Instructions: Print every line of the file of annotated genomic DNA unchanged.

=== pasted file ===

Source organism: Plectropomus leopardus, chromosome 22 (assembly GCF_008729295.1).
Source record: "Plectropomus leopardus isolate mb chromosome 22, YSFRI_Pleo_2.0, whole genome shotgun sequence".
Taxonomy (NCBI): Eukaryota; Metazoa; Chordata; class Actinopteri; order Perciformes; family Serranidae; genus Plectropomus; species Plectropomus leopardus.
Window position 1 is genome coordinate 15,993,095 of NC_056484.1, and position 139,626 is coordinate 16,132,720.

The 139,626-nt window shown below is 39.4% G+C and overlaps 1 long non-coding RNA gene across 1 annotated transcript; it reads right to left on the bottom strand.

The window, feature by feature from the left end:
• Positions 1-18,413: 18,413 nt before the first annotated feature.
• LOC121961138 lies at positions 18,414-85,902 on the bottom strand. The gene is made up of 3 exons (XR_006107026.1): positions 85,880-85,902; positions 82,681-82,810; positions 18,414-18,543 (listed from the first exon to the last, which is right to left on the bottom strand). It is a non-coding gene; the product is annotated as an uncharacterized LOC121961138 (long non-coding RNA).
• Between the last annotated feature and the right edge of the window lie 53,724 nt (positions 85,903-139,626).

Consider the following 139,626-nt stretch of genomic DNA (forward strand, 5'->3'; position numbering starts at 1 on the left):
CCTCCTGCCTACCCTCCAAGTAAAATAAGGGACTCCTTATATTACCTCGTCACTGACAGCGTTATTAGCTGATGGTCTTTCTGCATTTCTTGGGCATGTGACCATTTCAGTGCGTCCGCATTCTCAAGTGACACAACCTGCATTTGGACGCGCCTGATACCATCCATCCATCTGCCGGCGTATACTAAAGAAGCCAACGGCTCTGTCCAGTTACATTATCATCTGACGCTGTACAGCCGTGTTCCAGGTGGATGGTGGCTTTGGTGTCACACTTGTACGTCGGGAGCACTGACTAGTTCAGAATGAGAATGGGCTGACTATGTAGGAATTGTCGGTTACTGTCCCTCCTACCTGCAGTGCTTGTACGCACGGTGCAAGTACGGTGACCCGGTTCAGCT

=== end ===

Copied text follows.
Source organism: Plectropomus leopardus, chromosome 22 (assembly GCF_008729295.1).
Source record: "Plectropomus leopardus isolate mb chromosome 22, YSFRI_Pleo_2.0, whole genome shotgun sequence".
Taxonomy (NCBI): Eukaryota; Metazoa; Chordata; class Actinopteri; order Perciformes; family Serranidae; genus Plectropomus; species Plectropomus leopardus.
Window position 1 is genome coordinate 15,993,095 of NC_056484.1, and position 139,626 is coordinate 16,132,720.

The 139,626-nt window shown below is 39.4% G+C and overlaps 1 long non-coding RNA gene across 1 annotated transcript; it reads right to left on the bottom strand.

The window, feature by feature from the left end:
• Positions 1-18,413: 18,413 nt before the first annotated feature.
• LOC121961138 lies at positions 18,414-85,902 on the bottom strand. The gene is made up of 3 exons (XR_006107026.1): positions 85,880-85,902; positions 82,681-82,810; positions 18,414-18,543 (listed from the first exon to the last, which is right to left on the bottom strand). It is a non-coding gene; the product is annotated as an uncharacterized LOC121961138 (long non-coding RNA).
• Between the last annotated feature and the right edge of the window lie 53,724 nt (positions 85,903-139,626).

Consider the following 139,626-nt stretch of genomic DNA (forward strand, 5'->3'; position numbering starts at 1 on the left):
CCTCCTGCCTACCCTCCAAGTAAAATAAGGGACTCCTTATATTACCTCGTCACTGACAGCGTTATTAGCTGATGGTCTTTCTGCATTTCTTGGGCATGTGACCATTTCAGTGCGTCCGCATTCTCAAGTGACACAACCTGCATTTGGACGCGCCTGATACCATCCATCCATCTGCCGGCGTATACTAAAGAAGCCAACGGCTCTGTCCAGTTACATTATCATCTGACGCTGTACAGCCGTGTTCCAGGTGGATGGTGGCTTTGGTGTCACACTTGTACGTCGGGAGCACTGACTAGTTCAGAATGAGAATGGGCTGACTATGTAGGAATTGTCGGTTACTGTCCCTCCTACCTGCAGTGCTTGTACGCACGGTGCAAGTACGGTGACCCGGTTCAGCT